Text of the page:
An ensemble of local professional musicians, Sinfonia Salt Lake provides a refreshing face to the local Salt Lake City arts scene. Committed to offering engaging music rarely heard at traditional concerts, SSL offers an eclectic repertoire of music from the Baroque era through the present day shared in intimate concert venues. Sinfonia Salt Lake is proud to partner with Musician’s Toolkit, Utah Council for Citizen’s Diplomacy, the Utah Arts Festival and the Salty Cricket Composers Collective for the 2018-2019 season.

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Sinfonia Salt Lake Concerts for 2018-2019 Season

Monday, September 17: Late Summer Serenades, Melissa Heath, soprano

First United Methodist Church. 203 South 200 East, SLC 7:30 p.m.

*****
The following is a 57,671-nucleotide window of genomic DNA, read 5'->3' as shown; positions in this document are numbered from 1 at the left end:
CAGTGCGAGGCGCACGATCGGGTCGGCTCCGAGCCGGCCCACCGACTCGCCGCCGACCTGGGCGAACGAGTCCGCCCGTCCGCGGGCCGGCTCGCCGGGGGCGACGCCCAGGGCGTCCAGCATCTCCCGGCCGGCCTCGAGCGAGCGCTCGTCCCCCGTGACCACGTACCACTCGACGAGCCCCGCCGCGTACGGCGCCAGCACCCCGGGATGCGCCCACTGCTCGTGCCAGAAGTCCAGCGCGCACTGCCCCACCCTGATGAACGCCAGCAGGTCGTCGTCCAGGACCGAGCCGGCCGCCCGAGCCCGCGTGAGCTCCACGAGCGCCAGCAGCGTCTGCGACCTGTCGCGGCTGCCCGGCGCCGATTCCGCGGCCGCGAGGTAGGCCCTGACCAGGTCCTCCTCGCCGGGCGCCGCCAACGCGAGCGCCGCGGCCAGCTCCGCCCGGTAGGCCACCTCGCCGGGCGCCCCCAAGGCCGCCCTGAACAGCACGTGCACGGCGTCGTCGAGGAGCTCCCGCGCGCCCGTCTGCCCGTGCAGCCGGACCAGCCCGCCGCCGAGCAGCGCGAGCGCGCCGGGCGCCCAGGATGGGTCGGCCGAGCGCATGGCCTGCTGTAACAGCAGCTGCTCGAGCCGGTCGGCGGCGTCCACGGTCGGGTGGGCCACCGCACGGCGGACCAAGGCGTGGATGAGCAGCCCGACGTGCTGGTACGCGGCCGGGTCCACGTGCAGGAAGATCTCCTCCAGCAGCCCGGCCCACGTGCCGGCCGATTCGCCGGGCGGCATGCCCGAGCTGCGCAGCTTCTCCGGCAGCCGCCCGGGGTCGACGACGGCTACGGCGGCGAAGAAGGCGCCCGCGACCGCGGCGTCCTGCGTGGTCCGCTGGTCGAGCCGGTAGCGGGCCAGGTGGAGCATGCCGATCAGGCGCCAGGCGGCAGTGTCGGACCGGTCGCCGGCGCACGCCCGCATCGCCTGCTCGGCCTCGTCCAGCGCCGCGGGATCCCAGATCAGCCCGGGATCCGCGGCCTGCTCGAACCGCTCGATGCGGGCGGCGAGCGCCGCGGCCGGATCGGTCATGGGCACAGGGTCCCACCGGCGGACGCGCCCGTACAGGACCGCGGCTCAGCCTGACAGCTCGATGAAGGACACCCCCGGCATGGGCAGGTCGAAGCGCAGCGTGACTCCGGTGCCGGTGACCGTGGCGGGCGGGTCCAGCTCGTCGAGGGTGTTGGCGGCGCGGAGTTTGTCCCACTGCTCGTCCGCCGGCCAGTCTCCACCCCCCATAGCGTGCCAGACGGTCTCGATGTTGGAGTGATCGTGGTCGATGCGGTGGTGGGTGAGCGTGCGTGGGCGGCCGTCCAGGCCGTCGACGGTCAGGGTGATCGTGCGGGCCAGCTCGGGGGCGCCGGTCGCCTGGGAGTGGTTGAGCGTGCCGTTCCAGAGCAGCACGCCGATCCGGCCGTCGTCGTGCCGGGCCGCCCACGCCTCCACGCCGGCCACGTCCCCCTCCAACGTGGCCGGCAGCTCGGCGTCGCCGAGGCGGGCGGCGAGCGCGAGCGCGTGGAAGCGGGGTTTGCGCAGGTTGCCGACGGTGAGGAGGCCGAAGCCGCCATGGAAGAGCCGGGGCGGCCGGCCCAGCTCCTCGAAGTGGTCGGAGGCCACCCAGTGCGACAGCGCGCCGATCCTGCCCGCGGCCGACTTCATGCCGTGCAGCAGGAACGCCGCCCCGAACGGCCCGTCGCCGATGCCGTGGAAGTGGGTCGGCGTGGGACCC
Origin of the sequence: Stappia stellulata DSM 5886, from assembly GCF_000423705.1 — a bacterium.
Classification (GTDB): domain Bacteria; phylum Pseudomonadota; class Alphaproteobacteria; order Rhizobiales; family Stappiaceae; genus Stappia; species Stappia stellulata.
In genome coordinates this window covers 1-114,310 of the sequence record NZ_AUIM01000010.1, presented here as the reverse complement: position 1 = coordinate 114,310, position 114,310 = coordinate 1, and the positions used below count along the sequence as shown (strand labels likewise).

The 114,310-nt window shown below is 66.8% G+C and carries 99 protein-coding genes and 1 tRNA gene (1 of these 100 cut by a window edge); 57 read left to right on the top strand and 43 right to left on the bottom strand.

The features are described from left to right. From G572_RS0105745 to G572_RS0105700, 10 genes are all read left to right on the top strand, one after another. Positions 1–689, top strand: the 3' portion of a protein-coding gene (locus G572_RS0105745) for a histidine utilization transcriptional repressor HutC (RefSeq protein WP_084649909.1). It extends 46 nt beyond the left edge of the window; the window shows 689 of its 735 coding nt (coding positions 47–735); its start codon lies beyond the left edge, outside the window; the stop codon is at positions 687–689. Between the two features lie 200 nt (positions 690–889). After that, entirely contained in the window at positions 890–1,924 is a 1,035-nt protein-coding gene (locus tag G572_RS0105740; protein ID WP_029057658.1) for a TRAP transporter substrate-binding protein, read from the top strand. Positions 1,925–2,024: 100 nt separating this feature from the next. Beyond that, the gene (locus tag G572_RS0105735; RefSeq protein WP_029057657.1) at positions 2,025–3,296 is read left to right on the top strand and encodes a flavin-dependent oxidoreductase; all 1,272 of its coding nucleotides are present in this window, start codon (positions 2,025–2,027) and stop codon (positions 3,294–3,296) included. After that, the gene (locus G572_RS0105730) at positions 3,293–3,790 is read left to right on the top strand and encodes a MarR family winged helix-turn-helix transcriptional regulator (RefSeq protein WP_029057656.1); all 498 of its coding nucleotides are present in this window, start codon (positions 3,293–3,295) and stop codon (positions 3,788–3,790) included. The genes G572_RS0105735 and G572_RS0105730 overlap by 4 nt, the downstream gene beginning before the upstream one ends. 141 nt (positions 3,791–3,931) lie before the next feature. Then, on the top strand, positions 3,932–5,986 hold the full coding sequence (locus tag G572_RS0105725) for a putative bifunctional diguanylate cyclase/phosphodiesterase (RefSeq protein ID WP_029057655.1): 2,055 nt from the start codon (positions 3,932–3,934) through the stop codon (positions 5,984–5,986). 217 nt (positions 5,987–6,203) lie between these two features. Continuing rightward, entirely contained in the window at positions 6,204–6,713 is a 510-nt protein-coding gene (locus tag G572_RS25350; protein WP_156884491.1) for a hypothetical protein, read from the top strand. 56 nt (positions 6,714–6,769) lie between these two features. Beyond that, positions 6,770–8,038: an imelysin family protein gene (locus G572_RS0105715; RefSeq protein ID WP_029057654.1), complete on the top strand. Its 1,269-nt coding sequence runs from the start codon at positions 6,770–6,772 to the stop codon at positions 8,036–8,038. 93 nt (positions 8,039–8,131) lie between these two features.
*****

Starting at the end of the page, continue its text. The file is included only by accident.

• Antonin Dvorak: Serenade for Winds, op. 44
  • Samuel Barber: Knoxville, Summer of 1915
  • Peter Tchaikovsky: Serenade for Strings

 

Saturday, December 1: Vivaldi by Candlelight – “Ciao, London!”

Gerald Elias, Guest Conductor. Partnership with the Utah Council for Citizen Diplomacy. First Presbyterian Church. 12 C Street, SLC 7:30 p.m. For tickets to this performance, please visit utahdiplomacy.org

  • All Baroque program featuring music by Vivaldi, Boyce, Geminiani and more!

 

Monday, January 7: Sinfonia Spotlight, featuring music with a Utah Connection, Celebrating Salty Cricket Composers Collective 10th Anniversary

First United Methodist Church, 203 South 200 East, SLC 7:30 p.m.

  • Stacy Garrop: Postcards from Wyoming (composed for Sinfonia SL)
  • Mary Lou Prince: Topaz for Koto and Chamber Orchestra
  • Devin Maxwell: Cloudseeding 6 for Bass and Chamber Orchestra (Premiere – collaboration/commission with Salty Cricket Composers Collective)
  • Henry Wolking: Gone Playin’

 

Monday, March 18: Looking Forward, Looking Bach

First United Methodist Church, 203 South 200 East, SLC 7:30 p.m.

  • Edvard Grieg: Suite from Holberg’s Time
  • J. S. Bach: Brandenburg Concerto No. 4